4. Run the modified intermediate files (for the MBean type) and the runtime classes for your custom security provider through the WebLogic MBeanMaker to generate a JAR file, called an MBean JAR File (MJF).

    Procedures for this task are provided under the "Use the WebLogic MBeanMaker to Create the MBean JAR File (MJF)" heading in the sections that discuss each security provider in detail.

  5. Install the MBean JAR File (MJF) into the WebLogic Server environment.

    Procedures for this task are provided under the "Install the MBean Type into the WebLogic Server Environment" heading in the sections that discuss each security provider in detail.

Writing Console Extensions

Console extensions allow you to add JavaServer Pages (JSPs) to the WebLogic Server Administration Console to support additional management and configuration of custom security providers. Console extensions allow you to include Administration Console support where that support does not yet exist, as well as to customize administrative interactions as you see fit.

To get complete configuration and management support through the WebLogic Server Administration Console for a custom security provider, you need to write a console extension when:

  • You decide not to implement an optional SSPI MBean when you generate an MBean type for your custom security provider, but still want to configure and manage your custom security provider via the Administration Console. (That is, you do not want to use the WebLogic Server Command-Line Interface instead.)

    Generating an MBean type (as described in Generating an MBean Type to Configure and Manage the Custom Security Provider) is the Oracle-recommended way for configuring and managing custom security providers. However, you may want to configure and manage your custom security provider completely through a console extension that you write.

  • You implement optional SSPI MBeans for custom security providers that are not custom Authentication providers.

    When you implement optional SSPI MBeans to develop a custom Authentication provider, you automatically receive support in the Administration Console for the MBean type's attributes (inherited from the optional SSPI MBean). Other types of custom security providers, such as custom Authorization providers, do not receive this support.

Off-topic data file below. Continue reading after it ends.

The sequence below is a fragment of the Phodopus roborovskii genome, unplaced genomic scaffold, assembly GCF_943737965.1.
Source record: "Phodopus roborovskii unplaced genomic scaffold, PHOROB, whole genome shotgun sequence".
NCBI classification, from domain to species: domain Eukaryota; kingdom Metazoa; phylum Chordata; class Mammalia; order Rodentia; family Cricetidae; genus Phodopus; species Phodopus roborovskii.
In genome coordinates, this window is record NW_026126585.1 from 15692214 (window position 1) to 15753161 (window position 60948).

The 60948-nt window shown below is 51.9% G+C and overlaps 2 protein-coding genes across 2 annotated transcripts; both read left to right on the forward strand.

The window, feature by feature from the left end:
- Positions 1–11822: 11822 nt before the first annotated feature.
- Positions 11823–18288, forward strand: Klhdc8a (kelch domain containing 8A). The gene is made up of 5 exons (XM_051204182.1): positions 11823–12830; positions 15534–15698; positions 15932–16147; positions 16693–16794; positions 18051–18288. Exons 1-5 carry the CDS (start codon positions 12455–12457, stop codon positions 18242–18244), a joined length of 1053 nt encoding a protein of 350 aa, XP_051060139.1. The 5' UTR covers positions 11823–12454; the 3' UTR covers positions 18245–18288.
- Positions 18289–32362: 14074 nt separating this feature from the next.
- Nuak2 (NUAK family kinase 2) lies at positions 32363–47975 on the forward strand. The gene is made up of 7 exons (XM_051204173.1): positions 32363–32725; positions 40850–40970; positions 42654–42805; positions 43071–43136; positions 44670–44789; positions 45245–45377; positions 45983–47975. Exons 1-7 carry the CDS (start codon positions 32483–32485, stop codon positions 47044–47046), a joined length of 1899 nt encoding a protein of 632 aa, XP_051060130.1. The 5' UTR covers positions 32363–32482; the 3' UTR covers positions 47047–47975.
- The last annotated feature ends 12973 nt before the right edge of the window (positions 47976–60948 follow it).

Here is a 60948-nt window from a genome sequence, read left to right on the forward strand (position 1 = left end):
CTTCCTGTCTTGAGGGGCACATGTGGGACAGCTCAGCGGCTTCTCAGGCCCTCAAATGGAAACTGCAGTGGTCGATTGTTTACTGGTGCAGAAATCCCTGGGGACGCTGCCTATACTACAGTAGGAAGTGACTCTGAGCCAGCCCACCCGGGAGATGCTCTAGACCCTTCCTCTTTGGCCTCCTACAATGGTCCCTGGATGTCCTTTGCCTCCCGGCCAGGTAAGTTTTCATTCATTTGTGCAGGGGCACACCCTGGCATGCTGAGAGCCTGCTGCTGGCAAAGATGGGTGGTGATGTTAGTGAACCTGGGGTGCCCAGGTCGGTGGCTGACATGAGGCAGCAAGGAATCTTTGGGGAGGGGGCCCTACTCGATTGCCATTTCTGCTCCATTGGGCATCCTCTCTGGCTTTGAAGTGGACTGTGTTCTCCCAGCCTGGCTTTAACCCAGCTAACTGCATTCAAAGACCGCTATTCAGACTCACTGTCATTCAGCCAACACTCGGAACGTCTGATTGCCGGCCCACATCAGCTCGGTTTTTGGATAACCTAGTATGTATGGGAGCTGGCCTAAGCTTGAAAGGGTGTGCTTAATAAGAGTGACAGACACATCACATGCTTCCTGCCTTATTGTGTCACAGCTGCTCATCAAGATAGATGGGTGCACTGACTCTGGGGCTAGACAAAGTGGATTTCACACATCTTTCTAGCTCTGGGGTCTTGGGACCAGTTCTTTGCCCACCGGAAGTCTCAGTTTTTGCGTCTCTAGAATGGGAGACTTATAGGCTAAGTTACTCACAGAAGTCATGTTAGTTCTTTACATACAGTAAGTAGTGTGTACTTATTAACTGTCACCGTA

• You add a custom attribute that cannot be represented as a simple data type to your MBean Definition File (MDF), which is used to generate the custom security provider's MBean type.

    The Details tab for a custom security provider will automatically display custom attributes, but only if they are represented as a simple data type, such as a string, MBean, boolean or integer value. If you have custom attributes that are represented as atypical data types (for example, an image of a fingerprint), the Administration Console cannot visualize the custom attribute without customization.

  • You add a custom operation to your MBean Definition File (MDF), which is used to generate the custom security provider's MBean type.

    Because of the potential variety involved with custom operations, the Administration Console does not know how to automatically display or process them. Examples of custom operations might be a microphone for a voice print, or import/export buttons. The Administration Console cannot visualize and process these operations without customization.

Some other (optional) reasons for extending the Administration Console include:

  • Corporate branding—when, for example, you want your organization's logo or look and feel on the pages used to configure and manage a custom security provider.

  • Consolidation—when, for example, you want all the fields used to configure and manage a custom security provider on one page, rather than in separate tabs or locations.

For more information about console extensions, see Extending the Administration Console for Oracle WebLogic Server.

Configuring the Custom Security Provider

Note:

The configuration process can be completed by the same person who developed the custom security provider, or by a designated administrator.

The configuration process consists of using the WebLogic Server Administration Console to supply the custom security provider with configuration information. If you generated an MBean type for managing the custom security provider, "configuring" the custom security provider in the Administration Console also means that you are creating a specific instance of the MBean type.

For more information about configuring security providers using the Administration Console, see Securing Oracle WebLogic Server.

Providing Management Mechanisms for Security Policies, Security Roles, and Credential Maps

Certain types of security providers need to provide administrators with a way to manage the security data associated with them. For example, an Authorization provider needs to supply administrators with a way to manage security policies. Similarly, a Role Mapping provider needs to supply administrators with a way to manage security roles, and a Credential Mapping provider needs to supply administrators with a way to manage credential maps.

For the WebLogic Authorization, Role Mapping, and Credential Mapping providers, there are already management mechanisms available for administrators in the WebLogic Server Administration Console. However, do you not inherit these mechanisms when you develop a custom version of one of these security providers; you need to provide your own mechanisms to manage security policies, security roles, and credential maps. These mechanisms must read and write the appropriate security data to and from the custom security provider's database, but may or may not be integrated with the Administration Console.

For more information, refer to one of the following sections: